Suicide (Latin suicidium, from sui caedere, "to kill oneself") is the act of intentionally causing one's own death. Suicide is often committed out of despair, the cause of which can be attributed to a mental disorder such as depression, bipolar disorder, schizophrenia, alcoholism, or drug abuse. Stress factors such as financial difficulties or troubles with interpersonal relationships often play a significant role.
Over one million people die by suicide every year. The World Health Organization (WHO) estimates that it is the 13th leading cause of death worldwide and the National Safety Council rates it sixth in the United States. It is a leading cause of death among teenagers and adults under 35. The rate of suicide is far higher in men than in women, with males worldwide three to four times more likely to kill themselves than females. There are an estimated 10 to 20 million non-fatal attempted suicides every year worldwide.
Views on suicide have been influenced by broader cultural views on existential themes such as religion, honor, and the meaning of life. The Abrahamic religions traditionally consider suicide an offense towards God due to the belief in the sanctity of life. It was often regarded as a serious crime and that view remains commonplace in modern Western thought. However, before the rise of Christianity, suicide was not seen as automatically immoral in ancient Greek and Roman culture. Conversely, during the samurai era in Japan, seppuku was respected as a means of atonement for failure or as a form of protest. Sati is a Hindu funeral practice, now outlawed, in which the widow was expected to immolate herself on her husband's funeral pyre, either willingly or under pressure from the family and society. In the 20th and 21st centuries, suicide in the form of self-immolation has been used as a medium of protest, and the form of kamikaze and suicide bombings as a military or terrorist tactic.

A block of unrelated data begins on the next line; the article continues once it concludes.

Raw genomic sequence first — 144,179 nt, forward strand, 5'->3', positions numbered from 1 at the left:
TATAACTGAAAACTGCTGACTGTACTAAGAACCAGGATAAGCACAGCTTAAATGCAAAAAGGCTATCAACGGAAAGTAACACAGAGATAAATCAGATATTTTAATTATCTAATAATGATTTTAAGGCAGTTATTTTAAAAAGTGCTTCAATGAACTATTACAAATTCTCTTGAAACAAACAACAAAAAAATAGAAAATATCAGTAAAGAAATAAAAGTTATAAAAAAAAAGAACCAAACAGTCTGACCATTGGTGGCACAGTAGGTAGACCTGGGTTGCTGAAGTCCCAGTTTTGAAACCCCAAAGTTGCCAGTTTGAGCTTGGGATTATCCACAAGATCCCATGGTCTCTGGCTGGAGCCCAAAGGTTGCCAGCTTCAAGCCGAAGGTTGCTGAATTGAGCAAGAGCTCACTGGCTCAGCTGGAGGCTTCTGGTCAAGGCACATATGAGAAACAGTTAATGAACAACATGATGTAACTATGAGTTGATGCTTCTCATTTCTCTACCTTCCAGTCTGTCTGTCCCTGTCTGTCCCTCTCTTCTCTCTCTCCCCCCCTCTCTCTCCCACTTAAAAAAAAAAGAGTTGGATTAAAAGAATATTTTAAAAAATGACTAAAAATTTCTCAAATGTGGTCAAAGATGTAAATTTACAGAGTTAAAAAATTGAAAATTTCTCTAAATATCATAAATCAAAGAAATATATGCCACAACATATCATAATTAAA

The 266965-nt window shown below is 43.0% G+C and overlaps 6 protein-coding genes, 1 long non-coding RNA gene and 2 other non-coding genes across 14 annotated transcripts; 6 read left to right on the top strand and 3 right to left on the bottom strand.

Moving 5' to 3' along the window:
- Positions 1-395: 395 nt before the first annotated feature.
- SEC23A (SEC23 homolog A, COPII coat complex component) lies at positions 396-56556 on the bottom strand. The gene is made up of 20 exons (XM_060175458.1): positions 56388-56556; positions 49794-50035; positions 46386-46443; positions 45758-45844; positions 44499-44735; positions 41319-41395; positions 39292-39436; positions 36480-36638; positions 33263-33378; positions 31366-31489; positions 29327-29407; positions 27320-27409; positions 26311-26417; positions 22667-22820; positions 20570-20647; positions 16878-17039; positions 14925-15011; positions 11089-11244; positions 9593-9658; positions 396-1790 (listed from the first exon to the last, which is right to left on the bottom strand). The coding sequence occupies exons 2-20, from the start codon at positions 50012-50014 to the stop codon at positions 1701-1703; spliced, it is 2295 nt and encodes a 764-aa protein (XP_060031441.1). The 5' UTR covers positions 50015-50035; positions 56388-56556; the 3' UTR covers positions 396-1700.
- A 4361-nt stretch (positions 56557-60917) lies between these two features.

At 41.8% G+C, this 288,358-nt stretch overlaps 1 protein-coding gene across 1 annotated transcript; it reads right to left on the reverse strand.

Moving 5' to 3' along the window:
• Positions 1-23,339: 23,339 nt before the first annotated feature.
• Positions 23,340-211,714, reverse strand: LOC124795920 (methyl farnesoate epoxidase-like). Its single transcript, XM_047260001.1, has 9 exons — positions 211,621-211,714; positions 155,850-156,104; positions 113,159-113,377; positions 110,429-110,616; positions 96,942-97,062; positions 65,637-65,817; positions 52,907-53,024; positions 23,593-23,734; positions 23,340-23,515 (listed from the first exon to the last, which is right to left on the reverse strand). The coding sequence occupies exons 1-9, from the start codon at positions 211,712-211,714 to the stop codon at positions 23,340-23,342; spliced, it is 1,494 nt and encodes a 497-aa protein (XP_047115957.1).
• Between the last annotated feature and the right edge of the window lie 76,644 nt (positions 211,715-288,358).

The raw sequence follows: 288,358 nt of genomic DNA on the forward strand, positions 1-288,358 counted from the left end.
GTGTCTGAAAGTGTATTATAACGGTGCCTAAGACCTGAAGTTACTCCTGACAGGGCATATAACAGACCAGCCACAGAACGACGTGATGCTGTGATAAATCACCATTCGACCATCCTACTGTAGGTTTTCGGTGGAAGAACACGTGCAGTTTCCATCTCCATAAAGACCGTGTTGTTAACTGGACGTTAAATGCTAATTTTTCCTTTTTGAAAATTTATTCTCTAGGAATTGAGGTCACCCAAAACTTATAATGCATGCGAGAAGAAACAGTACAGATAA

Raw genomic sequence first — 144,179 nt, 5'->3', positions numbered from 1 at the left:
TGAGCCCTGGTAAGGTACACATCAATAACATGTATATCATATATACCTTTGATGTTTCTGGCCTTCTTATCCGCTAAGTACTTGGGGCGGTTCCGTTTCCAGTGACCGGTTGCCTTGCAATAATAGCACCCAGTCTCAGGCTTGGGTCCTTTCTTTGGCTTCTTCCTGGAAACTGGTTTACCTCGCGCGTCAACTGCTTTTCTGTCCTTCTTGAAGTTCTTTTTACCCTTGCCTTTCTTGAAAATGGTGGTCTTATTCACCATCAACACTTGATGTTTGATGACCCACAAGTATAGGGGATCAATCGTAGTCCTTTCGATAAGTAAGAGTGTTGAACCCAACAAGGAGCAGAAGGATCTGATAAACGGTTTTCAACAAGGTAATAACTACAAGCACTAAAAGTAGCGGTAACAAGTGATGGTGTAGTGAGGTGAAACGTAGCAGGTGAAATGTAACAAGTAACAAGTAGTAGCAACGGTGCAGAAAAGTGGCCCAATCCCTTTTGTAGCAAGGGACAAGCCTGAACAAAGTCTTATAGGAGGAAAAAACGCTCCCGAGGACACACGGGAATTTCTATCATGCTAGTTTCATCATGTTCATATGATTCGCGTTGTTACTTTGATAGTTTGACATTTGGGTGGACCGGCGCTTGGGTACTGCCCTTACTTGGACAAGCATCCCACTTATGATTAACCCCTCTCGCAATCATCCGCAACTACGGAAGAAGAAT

Medically assisted suicide and euthanasia are controversial issues in modern ethics. The defining characteristic is the focus on people who are terminally ill, in extreme pain, or possessing (actual or perceived) minimal quality of life resulting from an injury or illness. Self-sacrifice on behalf of another is not necessarily considered suicide; the subjective goal is not to end one's own life, but rather to save the life of another. However, in Émile Durkheim's theory, such acts are termed "altruistic suicide."
Famous quotes containing the word suicide:
“It is suicide to be abroad. But what is it to be at home, Mr. Tyler, what is it to be at home? A lingering dissolution.”
—Samuel Beckett (19061989)
“Unless democracy is to commit suicide by consenting to its own destruction, it will have to find some formidable answer to those who come to it saying: I demand from you in the name of your principles the rights which I shall deny to you later in the name of my principles.”
—Walter Lippmann (18891974)
“What man who carries a heavenly soul in him, has not groaned to perceive, that unless he committed a sort of suicide as to the practical things of this world, he never can hope to regulate his earthly conduct by that same heavenly soul?”
—Herman Melville (18191891)